Parents' Guide to

The Lost City of Z

By Jeffrey Anderson, Common Sense Media Reviewer

age 14+

Dense, intelligent, mature, yet measured adventure drama.

Movie PG-13 2017 141 minutes
The Lost City of Z Poster Image

A Lot or a Little?

What you will—and won't—find in this movie.

Community Reviews

age 15+

Based on 3 parent reviews

age 18+


A lot of nudity, just because they are native women doesn’t mean that it is not nudity! Should have been rated R and film industry changed to fit their agenda! Sad!
1 person found this helpful.
age 16+

Beware - this is a bit grim

Not mentioned in the main outline and warnings for this movie are a man getting eaten by Pirahna fish and a body being cooked over a fire by cannibals. Although the fish scene isn't graphic (blood and struggles in the water but no gory visual), it is pretty gruesome to know what happened. The body being cooked is graphic though (I don't know quite how bad/close up because I closed my eyes!) even though there is a non-violent explanation for it. The movie is a bit slow and grim. I don't want to give too much away by being specific but it is not uplifting.
1 person found this helpful.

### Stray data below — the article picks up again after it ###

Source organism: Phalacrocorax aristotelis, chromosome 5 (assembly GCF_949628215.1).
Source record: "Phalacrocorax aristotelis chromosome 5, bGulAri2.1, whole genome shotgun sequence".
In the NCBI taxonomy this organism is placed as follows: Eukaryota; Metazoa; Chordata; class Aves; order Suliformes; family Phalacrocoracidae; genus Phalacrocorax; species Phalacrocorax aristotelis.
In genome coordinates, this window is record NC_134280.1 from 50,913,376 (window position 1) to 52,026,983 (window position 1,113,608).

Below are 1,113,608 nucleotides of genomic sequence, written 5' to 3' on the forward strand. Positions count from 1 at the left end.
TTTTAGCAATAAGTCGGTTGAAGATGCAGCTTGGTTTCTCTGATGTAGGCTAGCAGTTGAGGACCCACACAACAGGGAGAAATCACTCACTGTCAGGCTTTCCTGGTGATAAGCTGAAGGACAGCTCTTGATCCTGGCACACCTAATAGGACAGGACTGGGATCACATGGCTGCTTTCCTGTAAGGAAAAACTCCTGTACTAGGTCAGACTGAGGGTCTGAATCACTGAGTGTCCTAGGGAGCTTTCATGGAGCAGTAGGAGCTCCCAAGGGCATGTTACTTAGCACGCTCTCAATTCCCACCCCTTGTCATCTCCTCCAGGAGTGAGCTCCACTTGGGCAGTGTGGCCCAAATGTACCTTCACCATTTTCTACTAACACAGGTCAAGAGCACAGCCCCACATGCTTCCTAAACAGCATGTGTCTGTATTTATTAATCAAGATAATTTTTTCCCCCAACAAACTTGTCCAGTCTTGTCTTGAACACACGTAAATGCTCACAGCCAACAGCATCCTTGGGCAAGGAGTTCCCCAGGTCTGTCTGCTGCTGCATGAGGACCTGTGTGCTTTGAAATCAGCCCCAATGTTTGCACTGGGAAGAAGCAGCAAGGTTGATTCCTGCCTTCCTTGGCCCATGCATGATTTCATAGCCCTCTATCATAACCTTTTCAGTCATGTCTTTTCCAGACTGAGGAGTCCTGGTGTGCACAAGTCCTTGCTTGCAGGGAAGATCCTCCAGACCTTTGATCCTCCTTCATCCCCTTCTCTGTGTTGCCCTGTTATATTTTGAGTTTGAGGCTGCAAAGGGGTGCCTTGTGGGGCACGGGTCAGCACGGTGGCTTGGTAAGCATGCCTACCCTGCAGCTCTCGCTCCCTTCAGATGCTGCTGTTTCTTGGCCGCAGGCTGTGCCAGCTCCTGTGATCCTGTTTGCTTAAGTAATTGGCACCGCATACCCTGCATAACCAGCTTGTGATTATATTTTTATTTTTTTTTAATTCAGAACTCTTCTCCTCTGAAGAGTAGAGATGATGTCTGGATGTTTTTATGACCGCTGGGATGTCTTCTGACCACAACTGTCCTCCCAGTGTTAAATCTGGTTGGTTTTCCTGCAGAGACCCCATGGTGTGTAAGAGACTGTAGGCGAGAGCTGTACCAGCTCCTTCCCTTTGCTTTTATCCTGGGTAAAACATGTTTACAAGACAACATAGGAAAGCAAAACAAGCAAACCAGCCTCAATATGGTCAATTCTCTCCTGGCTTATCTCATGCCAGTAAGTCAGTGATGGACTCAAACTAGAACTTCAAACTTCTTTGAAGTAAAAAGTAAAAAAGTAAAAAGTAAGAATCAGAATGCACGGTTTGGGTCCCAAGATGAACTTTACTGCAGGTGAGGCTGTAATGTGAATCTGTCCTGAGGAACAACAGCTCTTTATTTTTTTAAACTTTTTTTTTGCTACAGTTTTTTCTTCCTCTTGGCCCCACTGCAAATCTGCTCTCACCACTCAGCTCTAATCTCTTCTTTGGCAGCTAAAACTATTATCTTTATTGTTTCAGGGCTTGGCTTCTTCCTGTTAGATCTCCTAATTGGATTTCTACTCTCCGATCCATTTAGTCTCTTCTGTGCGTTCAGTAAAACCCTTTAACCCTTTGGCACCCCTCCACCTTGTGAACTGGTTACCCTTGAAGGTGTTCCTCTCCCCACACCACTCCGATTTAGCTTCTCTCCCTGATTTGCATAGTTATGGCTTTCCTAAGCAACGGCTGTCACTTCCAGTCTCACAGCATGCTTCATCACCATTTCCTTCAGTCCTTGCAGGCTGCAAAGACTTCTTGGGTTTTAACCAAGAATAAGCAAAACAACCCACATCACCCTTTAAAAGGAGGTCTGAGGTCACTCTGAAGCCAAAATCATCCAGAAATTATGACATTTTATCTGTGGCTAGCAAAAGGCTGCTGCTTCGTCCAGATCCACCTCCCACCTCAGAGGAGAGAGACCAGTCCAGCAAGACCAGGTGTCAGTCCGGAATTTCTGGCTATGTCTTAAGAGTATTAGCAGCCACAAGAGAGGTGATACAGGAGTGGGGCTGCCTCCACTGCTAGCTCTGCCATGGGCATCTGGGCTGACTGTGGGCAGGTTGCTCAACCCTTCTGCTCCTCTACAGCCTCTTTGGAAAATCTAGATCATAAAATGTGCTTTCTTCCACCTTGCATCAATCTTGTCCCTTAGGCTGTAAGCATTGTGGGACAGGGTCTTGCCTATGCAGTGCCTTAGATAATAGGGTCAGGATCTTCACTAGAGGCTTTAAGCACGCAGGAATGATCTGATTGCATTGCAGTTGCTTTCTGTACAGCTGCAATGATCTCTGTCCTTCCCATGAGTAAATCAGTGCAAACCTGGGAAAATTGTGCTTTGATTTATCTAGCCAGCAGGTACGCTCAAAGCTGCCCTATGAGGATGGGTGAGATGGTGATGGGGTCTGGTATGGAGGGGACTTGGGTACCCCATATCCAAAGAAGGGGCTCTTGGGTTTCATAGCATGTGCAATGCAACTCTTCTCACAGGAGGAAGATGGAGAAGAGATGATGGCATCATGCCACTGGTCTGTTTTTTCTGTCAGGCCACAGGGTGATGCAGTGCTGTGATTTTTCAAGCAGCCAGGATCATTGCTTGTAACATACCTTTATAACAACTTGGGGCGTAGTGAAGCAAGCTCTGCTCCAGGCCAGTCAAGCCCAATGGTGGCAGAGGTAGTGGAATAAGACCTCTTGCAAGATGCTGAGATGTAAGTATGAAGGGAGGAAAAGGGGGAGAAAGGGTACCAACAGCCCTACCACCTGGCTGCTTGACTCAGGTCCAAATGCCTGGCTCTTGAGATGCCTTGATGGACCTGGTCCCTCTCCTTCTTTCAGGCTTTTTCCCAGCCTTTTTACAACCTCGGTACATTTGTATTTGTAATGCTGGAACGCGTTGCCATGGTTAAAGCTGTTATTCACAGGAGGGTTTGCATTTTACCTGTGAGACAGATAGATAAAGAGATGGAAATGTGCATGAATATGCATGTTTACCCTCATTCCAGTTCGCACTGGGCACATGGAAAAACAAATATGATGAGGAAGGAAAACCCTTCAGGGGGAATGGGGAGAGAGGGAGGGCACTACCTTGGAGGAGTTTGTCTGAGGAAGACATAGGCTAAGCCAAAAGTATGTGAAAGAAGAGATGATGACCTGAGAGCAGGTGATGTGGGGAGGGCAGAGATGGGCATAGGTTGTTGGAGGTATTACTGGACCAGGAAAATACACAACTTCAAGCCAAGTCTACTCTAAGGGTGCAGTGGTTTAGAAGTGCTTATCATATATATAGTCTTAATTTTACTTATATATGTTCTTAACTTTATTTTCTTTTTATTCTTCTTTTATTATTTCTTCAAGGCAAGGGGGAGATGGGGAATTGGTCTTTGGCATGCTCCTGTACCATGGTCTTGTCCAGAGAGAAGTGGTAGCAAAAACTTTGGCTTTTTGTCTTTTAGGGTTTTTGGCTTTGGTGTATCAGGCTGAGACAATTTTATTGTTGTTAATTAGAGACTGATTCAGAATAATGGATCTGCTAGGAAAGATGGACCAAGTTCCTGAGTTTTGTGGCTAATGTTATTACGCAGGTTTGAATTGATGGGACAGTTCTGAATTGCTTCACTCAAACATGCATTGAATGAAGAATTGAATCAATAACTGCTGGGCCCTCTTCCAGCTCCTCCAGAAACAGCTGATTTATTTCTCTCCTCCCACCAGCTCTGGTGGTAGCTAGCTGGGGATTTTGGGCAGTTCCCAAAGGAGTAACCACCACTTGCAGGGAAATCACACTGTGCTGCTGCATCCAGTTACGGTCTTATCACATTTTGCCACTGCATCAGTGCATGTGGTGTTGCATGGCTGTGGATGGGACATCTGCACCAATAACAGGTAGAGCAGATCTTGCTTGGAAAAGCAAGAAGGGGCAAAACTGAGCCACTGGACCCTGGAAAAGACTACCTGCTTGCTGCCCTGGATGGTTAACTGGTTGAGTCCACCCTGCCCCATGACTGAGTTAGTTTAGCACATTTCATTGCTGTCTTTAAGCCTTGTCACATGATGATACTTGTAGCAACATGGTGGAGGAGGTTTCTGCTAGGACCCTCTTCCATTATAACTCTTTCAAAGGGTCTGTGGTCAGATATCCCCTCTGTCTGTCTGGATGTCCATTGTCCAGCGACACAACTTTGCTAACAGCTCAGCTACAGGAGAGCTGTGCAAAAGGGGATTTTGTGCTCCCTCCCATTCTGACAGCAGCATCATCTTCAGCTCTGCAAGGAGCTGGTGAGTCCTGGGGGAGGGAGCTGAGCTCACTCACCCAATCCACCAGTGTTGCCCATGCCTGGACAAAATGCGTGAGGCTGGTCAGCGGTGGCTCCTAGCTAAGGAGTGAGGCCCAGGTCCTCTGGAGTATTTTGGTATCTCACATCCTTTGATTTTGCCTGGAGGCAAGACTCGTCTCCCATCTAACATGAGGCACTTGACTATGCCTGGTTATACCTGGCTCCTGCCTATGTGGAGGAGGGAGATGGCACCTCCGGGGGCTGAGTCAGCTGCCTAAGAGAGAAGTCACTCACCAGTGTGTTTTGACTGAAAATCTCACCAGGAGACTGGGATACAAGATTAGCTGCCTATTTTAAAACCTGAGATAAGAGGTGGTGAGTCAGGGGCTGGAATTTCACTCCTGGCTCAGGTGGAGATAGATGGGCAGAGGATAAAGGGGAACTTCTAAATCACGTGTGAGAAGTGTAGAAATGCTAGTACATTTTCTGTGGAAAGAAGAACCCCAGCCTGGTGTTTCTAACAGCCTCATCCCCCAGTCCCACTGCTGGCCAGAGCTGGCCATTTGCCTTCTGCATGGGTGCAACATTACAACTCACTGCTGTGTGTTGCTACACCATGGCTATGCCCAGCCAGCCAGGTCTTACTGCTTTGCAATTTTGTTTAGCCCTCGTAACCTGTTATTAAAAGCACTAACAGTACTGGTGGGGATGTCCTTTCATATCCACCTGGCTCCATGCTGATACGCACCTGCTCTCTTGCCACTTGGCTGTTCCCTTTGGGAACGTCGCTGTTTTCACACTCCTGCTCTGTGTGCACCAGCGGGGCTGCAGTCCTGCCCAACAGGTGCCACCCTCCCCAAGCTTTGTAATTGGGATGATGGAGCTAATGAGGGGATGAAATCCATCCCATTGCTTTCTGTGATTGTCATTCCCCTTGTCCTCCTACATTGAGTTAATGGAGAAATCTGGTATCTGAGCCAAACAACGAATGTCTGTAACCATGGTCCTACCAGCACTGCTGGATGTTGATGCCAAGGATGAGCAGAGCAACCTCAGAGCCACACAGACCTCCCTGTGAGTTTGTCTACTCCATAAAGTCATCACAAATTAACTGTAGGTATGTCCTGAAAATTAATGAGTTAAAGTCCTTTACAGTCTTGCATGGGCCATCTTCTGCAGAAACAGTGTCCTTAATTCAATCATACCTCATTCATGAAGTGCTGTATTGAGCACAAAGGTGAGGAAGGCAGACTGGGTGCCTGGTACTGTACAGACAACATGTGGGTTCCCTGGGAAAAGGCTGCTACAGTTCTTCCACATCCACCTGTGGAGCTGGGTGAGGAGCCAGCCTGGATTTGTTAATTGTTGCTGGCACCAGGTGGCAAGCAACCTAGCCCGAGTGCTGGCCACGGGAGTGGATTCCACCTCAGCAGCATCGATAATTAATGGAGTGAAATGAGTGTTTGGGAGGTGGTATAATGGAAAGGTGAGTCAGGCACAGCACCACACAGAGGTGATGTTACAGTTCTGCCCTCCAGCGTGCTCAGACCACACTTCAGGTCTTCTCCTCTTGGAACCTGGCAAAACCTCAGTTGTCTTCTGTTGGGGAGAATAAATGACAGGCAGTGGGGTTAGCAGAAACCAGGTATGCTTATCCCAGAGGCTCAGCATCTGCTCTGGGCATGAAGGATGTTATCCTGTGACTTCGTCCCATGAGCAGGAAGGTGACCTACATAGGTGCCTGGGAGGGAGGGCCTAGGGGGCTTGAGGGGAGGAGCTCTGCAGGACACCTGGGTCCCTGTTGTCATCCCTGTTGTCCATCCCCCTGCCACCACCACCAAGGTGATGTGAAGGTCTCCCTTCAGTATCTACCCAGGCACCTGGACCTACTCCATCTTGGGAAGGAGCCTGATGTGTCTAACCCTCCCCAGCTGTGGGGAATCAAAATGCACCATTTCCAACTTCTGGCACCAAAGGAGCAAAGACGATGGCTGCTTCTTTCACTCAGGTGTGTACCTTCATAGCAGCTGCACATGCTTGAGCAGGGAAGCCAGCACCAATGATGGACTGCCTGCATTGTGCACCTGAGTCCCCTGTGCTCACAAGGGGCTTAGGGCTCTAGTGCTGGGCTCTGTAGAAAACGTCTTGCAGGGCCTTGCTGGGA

Is It Any Good?

Our review:
Parents say (3 ):
Kids say (6 ):

James Gray makes intelligent, good-looking, grown-up movies that are admirable but somehow rather reserved; this real-life adventure tale is a more sprawling work, but the result is similar. Gray (We Own the Night, Two Lovers, The Immigrant) is steeped in the cinema of the 1970s, and The Lost City of Z feels more like Werner Herzog's Aguirre, the Wrath of God (1972) than it does Raiders of the Lost Ark. Yet it lacks Aguirre's madness; it's missing the kind of enthusiasm or obsession that might help drive a movie like this.

But there's no denying that it's expertly made. The Amazon footage is harrowing and realistic; you can feel the bugs buzzing around, as well as the supreme heat, humidity, and exhaustion. The images have a high-class, measured realism and complexity of character; no one here is merely a hero or a villain, not even Macfadyen's Murray, whose scenes are the film's most primal and emotional ones (you really want him to suffer for his crimes). This movie requires a little bit of thinking and involvement, but it's worth the effort.

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